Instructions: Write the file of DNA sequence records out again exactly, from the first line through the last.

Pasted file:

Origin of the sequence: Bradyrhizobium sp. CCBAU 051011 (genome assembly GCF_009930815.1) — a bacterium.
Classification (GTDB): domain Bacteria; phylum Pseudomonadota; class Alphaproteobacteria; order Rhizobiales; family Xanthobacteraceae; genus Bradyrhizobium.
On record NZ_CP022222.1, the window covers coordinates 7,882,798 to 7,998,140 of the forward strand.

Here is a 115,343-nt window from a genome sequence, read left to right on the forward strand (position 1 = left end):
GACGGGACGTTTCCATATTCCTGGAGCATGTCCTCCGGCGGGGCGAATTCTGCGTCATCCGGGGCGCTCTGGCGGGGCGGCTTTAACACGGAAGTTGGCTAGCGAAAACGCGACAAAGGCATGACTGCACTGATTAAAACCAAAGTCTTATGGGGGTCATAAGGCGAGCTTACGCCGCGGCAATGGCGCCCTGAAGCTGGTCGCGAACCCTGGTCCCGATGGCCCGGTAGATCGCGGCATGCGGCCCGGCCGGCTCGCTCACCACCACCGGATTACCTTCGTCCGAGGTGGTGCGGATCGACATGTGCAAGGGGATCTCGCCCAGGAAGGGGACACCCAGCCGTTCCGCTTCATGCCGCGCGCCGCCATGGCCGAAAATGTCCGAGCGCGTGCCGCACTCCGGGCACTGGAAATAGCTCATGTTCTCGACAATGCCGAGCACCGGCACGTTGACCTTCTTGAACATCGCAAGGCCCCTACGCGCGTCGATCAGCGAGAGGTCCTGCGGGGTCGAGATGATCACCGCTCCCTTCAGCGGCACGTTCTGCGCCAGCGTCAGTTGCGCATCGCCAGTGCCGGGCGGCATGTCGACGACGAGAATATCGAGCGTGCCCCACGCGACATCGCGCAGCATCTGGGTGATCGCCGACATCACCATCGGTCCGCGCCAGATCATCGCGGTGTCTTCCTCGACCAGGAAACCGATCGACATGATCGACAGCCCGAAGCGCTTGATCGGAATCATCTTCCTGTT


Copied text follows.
Origin of the sequence: Bradyrhizobium sp. CCBAU 051011 (genome assembly GCF_009930815.1) — a bacterium.
Classification (GTDB): domain Bacteria; phylum Pseudomonadota; class Alphaproteobacteria; order Rhizobiales; family Xanthobacteraceae; genus Bradyrhizobium.
On record NZ_CP022222.1, the window covers coordinates 7,882,798 to 7,998,140 of the forward strand.

Here is a 115,343-nt window from a genome sequence, read left to right on the forward strand (position 1 = left end):
GACGGGACGTTTCCATATTCCTGGAGCATGTCCTCCGGCGGGGCGAATTCTGCGTCATCCGGGGCGCTCTGGCGGGGCGGCTTTAACACGGAAGTTGGCTAGCGAAAACGCGACAAAGGCATGACTGCACTGATTAAAACCAAAGTCTTATGGGGGTCATAAGGCGAGCTTACGCCGCGGCAATGGCGCCCTGAAGCTGGTCGCGAACCCTGGTCCCGATGGCCCGGTAGATCGCGGCATGCGGCCCGGCCGGCTCGCTCACCACCACCGGATTACCTTCGTCCGAGGTGGTGCGGATCGACATGTGCAAGGGGATCTCGCCCAGGAAGGGGACACCCAGCCGTTCCGCTTCATGCCGCGCGCCGCCATGGCCGAAAATGTCCGAGCGCGTGCCGCACTCCGGGCACTGGAAATAGCTCATGTTCTCGACAATGCCGAGCACCGGCACGTTGACCTTCTTGAACATCGCAAGGCCCCTACGCGCGTCGATCAGCGAGAGGTCCTGCGGGGTCGAGATGATCACCGCTCCCTTCAGCGGCACGTTCTGCGCCAGCGTCAGTTGCGCATCGCCAGTGCCGGGCGGCATGTCGACGACGAGAATATCGAGCGTGCCCCACGCGACATCGCGCAGCATCTGGGTGATCGCCGACATCACCATCGGTCCGCGCCAGATCATCGCGGTGTCTTCCTCGACCAGGAAACCGATCGACATGATCGACAGCCCGAAGCGCTTGATCGGAATCATCTTCCTGTT